At least 54 people have died due to severe flooding in Western Europe, caused by what experts described as the heaviest rainfall in a century.
Up to 70 people are missing in Germany after flash floods swept across western and southern parts of the country, causing buildings to collapse, police said Thursday. Germany is worst hit with 49 people killed, while six people died in Belgium. Luxembourg and the Netherlands are also affected.
"In some areas we have not seen this much rainfall in 100 years," Andreas Friedrich, a German weather service spokesman, told CNN. He added that "in some areas we've seen more than double the amount of rainfall which has caused flooding and unfortunately some building structures to collapse."
The German regions of North Rhine-Westphalia, Rhineland-Palatinate and Saarland were worst affected, Friedrich added.
Extreme rainfall totals were observed Wednesday into Thursday morning across much of western Germany and the Benelux region, with North Rhine-Westphalia and Rhineland-Palatinate seeing the highest rainfall totals, according to CNN Meteorologist Brandon Miller.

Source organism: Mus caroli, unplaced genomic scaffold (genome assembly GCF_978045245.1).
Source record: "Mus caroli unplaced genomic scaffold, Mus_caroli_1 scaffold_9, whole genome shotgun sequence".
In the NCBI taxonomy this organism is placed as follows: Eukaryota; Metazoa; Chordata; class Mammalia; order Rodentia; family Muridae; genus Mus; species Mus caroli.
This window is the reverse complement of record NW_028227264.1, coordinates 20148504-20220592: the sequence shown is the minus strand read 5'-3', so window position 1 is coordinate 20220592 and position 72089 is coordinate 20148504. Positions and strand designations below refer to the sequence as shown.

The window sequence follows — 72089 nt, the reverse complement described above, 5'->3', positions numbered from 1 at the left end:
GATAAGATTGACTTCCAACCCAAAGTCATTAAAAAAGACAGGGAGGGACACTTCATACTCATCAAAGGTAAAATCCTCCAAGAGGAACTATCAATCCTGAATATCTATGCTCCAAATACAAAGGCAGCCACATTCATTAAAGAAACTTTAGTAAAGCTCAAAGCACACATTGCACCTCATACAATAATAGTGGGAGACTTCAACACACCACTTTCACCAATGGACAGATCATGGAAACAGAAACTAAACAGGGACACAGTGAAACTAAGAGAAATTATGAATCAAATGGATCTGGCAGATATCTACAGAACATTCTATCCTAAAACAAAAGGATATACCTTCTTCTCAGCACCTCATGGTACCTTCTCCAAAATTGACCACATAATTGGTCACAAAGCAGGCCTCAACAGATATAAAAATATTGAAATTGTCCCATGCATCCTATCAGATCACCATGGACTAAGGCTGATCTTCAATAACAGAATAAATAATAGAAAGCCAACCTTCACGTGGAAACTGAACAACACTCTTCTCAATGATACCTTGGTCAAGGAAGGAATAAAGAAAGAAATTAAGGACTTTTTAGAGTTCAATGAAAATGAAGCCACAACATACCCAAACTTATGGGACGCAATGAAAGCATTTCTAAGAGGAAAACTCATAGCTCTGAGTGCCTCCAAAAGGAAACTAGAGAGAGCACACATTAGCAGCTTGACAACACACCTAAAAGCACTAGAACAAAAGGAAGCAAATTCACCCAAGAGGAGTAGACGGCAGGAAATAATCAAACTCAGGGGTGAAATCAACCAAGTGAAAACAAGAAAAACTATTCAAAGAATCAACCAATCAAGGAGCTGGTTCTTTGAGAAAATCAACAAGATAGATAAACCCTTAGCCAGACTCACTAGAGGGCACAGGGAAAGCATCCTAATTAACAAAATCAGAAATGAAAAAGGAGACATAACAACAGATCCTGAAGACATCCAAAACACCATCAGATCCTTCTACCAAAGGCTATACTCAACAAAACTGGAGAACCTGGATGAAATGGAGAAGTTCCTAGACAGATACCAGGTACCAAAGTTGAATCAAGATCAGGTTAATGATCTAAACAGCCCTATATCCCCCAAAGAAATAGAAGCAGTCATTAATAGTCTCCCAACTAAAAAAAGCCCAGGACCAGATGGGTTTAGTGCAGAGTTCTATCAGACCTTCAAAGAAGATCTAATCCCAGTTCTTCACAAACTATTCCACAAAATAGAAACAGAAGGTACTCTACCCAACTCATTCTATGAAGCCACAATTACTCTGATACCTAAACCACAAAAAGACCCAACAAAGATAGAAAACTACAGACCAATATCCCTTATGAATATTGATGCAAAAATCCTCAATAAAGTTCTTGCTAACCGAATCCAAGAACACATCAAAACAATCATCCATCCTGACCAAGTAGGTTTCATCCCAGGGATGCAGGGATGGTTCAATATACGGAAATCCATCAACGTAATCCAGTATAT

Widespread swaths of these states saw 24-hour rainfall totals between 100-150 mm (3.9-5.9 inches), which represent more than a month's worth of rainfall in this region.
Cologne recorded 154 mm (6 inches) of rainfall in only 24 hours ending Thursday morning, which is nearly double its monthly average for July of 87 mm (3.45 inches).
Locally heavier downpours resulted in extreme flash flooding. In Reifferscheid, an incredible 207 mm (8.1 inches) of rain fell in only nine hours, according to the European Severe Weather Database.